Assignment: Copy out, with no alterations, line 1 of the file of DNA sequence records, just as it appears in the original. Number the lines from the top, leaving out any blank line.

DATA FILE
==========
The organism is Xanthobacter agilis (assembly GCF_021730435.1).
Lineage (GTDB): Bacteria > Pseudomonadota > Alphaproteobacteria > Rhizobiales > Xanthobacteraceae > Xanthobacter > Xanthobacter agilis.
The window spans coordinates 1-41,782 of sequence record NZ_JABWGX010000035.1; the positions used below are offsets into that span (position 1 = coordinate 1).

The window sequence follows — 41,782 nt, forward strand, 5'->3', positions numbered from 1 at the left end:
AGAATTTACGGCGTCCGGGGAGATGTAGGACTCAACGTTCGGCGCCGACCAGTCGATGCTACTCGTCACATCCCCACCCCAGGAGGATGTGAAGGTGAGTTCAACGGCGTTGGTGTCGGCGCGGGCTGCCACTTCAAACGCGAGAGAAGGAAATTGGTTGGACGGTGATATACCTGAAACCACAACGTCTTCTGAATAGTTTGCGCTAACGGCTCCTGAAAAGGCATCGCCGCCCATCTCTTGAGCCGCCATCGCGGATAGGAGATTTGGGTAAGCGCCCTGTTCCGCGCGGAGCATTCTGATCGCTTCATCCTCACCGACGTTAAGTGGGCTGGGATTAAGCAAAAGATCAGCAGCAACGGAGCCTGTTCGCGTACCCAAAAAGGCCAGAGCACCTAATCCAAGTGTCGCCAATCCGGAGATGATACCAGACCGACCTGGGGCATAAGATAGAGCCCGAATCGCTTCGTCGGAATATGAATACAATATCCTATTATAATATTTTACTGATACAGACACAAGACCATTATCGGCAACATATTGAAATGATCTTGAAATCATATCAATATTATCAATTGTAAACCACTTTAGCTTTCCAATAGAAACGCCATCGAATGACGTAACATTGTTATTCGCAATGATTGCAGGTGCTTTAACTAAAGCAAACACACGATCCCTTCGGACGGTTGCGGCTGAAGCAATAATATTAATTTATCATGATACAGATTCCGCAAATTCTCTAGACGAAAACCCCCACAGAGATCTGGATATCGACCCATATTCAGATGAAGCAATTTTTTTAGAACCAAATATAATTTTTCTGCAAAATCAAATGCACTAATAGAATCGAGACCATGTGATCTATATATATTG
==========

The organism is Xanthobacter agilis (assembly GCF_021730435.1).